It's mesmerizing and more interactive than you'd think

My obsession with pinball has lasted a full five years now. It all started when I was tasked with writing a story about the new "Killer Queen" cabinet that had been acquired by Arcade Super Awesome founder John Geiger, in the new space he had helped build and design above the original Yellow Brick Pizza. While I was intrigued by the prospect of "Killer Queen" and a league sport of five-person teams blossoming in the city, the attraction came mostly via Geiger’s pristinely curated collection of vintage arcade games and, most importantly, pinball.

Though that establishment is now long gone, my pinball addiction has only become more nuanced and unwieldy. The great thing about pinball is that the sport is very social, which is a total bummer now. I deeply miss my league brethren, who normally congregate at a second Arcade Super Awesome location inside Sideswipe Brewery; we were about to start what would be the 21st season of the ASA tradition. Thursdays were devoted to foursomes of similar-skilled players duking it out on the playfield — casually competitive, but always engaged in the mighty quest for multiballs, high scores and the coveted replay.

That’s gone for now. But pinball can, in turn, be just as entertainingly transformative alone. Signs point to a rise in home sales (what better way to spend that stimulus money?), and in some cities across the U.S., arcades have started to rent out machines to lucky shut-ins.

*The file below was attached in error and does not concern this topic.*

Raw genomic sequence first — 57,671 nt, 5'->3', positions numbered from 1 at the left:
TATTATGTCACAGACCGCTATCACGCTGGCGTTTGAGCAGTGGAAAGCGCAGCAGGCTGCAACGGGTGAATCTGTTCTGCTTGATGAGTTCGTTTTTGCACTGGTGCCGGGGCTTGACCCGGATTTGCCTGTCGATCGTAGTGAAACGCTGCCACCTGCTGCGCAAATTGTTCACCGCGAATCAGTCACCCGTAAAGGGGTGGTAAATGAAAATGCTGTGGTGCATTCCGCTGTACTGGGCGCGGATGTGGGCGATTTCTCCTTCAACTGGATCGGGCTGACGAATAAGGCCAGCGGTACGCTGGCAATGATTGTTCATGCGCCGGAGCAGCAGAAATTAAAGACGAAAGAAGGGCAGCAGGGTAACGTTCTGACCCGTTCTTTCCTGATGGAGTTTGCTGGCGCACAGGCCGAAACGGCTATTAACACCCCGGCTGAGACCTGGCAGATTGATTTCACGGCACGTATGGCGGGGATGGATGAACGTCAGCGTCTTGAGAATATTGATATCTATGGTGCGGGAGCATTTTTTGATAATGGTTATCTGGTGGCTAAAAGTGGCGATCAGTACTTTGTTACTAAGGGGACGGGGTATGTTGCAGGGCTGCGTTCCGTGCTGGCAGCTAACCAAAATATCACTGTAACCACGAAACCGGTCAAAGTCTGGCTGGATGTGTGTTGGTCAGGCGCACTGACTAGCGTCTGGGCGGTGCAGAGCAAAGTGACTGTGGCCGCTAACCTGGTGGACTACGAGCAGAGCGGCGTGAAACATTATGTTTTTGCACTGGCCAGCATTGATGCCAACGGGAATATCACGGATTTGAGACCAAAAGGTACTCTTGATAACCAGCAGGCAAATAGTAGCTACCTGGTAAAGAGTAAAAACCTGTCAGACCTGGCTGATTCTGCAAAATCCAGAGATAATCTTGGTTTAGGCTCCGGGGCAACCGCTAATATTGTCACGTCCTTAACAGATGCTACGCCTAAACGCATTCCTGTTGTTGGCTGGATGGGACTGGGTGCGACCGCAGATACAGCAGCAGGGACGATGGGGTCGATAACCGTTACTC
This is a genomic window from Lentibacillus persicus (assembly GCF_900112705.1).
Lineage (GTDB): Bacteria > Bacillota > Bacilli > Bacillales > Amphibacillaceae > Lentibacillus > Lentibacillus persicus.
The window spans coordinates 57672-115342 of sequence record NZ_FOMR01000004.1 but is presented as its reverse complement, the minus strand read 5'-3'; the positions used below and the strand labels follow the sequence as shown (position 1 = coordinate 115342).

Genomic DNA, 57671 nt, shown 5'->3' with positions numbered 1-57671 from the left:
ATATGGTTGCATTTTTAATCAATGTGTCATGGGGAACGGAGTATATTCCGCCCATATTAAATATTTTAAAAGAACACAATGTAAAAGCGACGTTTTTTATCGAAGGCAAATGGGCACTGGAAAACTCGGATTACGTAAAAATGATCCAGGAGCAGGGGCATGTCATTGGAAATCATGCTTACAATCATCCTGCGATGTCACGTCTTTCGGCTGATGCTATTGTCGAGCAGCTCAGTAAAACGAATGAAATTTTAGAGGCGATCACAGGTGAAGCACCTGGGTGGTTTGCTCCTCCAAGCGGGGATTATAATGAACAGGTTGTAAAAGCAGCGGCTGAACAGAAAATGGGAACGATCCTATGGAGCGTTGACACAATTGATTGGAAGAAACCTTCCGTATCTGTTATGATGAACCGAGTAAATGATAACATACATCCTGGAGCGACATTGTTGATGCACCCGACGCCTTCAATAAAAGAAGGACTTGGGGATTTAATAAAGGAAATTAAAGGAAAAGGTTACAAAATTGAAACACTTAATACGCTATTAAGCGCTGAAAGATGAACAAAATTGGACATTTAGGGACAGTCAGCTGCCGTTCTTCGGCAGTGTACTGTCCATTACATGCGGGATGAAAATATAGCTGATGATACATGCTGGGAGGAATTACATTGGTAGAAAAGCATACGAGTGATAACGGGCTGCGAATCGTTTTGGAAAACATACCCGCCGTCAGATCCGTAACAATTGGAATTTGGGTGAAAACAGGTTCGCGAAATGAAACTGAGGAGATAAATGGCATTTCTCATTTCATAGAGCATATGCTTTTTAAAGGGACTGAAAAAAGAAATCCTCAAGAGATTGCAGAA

The idea of isolation pinball is especially true for world-ranked Columbus enthusiast Carlos DeLaSerda, whom Alive has already featured as one of the city’s reigning wizards. While sheltering in place, he’s taken to Twitch to share his expertise and continuous pinball training via the streaming gaming platform.

Twitch has exploded since the global lockdown, and though the most-viewed channels follow millennials playing "Fortnite," "Call of Duty" and "Mario Maker," there’s a sizable community of pinball streams emerging. From an undisclosed bunker in the Hilltop full of new and rare machines, Laser Los has built a following for his late-night runs through the complex rule sheets of "Iron Maiden" and "Jurassic Park," but also in dissecting the infinite layers of an underrated title like "Popeye Saves the Earth" (the rabbit hole is deep on this one) or a classic like "Xenon."

Contrary to assumptions and stereotypes about pinball and the sport’s feverish following, watching Laser Los is engaging and interactive. While DeLaSerda takes song requests and chats up his audience, he’s also upping the production values, adding multiple views and stopping mid-ball to explain a certain shot or strategy. For that, there are many points of entry into the world of Laser Los — whether you are just beginning and interested in the rudimentary skills needed in the sport, a casual player looking to keep fresh, or one of DeLaSerda’s nemeses observing the competition, it’s become a mesmerizing distraction to watch him play. 

DeLaSerda’s Twitch schedule, though regular, is random, so be sure to catch his pinball prowess on and subscribe to notifications to see when he’s next online.